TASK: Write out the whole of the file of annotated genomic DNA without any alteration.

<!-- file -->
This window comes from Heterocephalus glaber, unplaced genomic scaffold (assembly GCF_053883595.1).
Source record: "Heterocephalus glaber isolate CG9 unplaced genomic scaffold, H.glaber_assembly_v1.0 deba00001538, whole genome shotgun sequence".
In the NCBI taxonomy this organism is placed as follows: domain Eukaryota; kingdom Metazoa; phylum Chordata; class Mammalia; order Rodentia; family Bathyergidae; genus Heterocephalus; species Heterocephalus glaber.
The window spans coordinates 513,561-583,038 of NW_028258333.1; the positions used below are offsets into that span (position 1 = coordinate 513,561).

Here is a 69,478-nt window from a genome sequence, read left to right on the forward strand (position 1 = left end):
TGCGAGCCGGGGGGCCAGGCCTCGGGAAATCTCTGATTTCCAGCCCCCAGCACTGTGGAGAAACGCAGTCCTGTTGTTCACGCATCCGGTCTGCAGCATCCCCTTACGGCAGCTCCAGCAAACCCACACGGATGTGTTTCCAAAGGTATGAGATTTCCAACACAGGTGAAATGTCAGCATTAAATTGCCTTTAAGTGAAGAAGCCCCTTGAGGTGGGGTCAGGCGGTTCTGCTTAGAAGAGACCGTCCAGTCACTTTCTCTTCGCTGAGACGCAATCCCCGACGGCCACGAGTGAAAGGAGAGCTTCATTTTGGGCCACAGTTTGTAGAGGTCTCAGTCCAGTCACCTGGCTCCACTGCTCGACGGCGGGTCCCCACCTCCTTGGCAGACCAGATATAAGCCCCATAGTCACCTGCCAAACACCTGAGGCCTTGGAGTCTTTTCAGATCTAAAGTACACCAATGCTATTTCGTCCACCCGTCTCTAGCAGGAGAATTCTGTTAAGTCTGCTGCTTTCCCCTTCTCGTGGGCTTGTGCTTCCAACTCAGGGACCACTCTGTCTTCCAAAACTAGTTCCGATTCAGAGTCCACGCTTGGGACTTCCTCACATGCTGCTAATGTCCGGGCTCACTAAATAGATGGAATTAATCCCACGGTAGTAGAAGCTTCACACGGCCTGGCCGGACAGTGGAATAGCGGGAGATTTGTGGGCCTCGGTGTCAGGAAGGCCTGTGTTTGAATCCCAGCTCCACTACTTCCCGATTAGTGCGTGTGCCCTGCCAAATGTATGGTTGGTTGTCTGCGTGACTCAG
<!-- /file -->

This window comes from Heterocephalus glaber, unplaced genomic scaffold (assembly GCF_053883595.1).
Source record: "Heterocephalus glaber isolate CG9 unplaced genomic scaffold, H.glaber_assembly_v1.0 deba00001538, whole genome shotgun sequence".
In the NCBI taxonomy this organism is placed as follows: domain Eukaryota; kingdom Metazoa; phylum Chordata; class Mammalia; order Rodentia; family Bathyergidae; genus Heterocephalus; species Heterocephalus glaber.
The window spans coordinates 513,561-583,038 of NW_028258333.1; the positions used below are offsets into that span (position 1 = coordinate 513,561).

Here is a 69,478-nt window from a genome sequence, read left to right on the forward strand (position 1 = left end):
TGCGAGCCGGGGGGCCAGGCCTCGGGAAATCTCTGATTTCCAGCCCCCAGCACTGTGGAGAAACGCAGTCCTGTTGTTCACGCATCCGGTCTGCAGCATCCCCTTACGGCAGCTCCAGCAAACCCACACGGATGTGTTTCCAAAGGTATGAGATTTCCAACACAGGTGAAATGTCAGCATTAAATTGCCTTTAAGTGAAGAAGCCCCTTGAGGTGGGGTCAGGCGGTTCTGCTTAGAAGAGACCGTCCAGTCACTTTCTCTTCGCTGAGACGCAATCCCCGACGGCCACGAGTGAAAGGAGAGCTTCATTTTGGGCCACAGTTTGTAGAGGTCTCAGTCCAGTCACCTGGCTCCACTGCTCGACGGCGGGTCCCCACCTCCTTGGCAGACCAGATATAAGCCCCATAGTCACCTGCCAAACACCTGAGGCCTTGGAGTCTTTTCAGATCTAAAGTACACCAATGCTATTTCGTCCACCCGTCTCTAGCAGGAGAATTCTGTTAAGTCTGCTGCTTTCCCCTTCTCGTGGGCTTGTGCTTCCAACTCAGGGACCACTCTGTCTTCCAAAACTAGTTCCGATTCAGAGTCCACGCTTGGGACTTCCTCACATGCTGCTAATGTCCGGGCTCACTAAATAGATGGAATTAATCCCACGGTAGTAGAAGCTTCACACGGCCTGGCCGGACAGTGGAATAGCGGGAGATTTGTGGGCCTCGGTGTCAGGAAGGCCTGTGTTTGAATCCCAGCTCCACTACTTCCCGATTAGTGCGTGTGCCCTGCCAAATGTATGGTTGGTTGTCTGCGTGACTCAG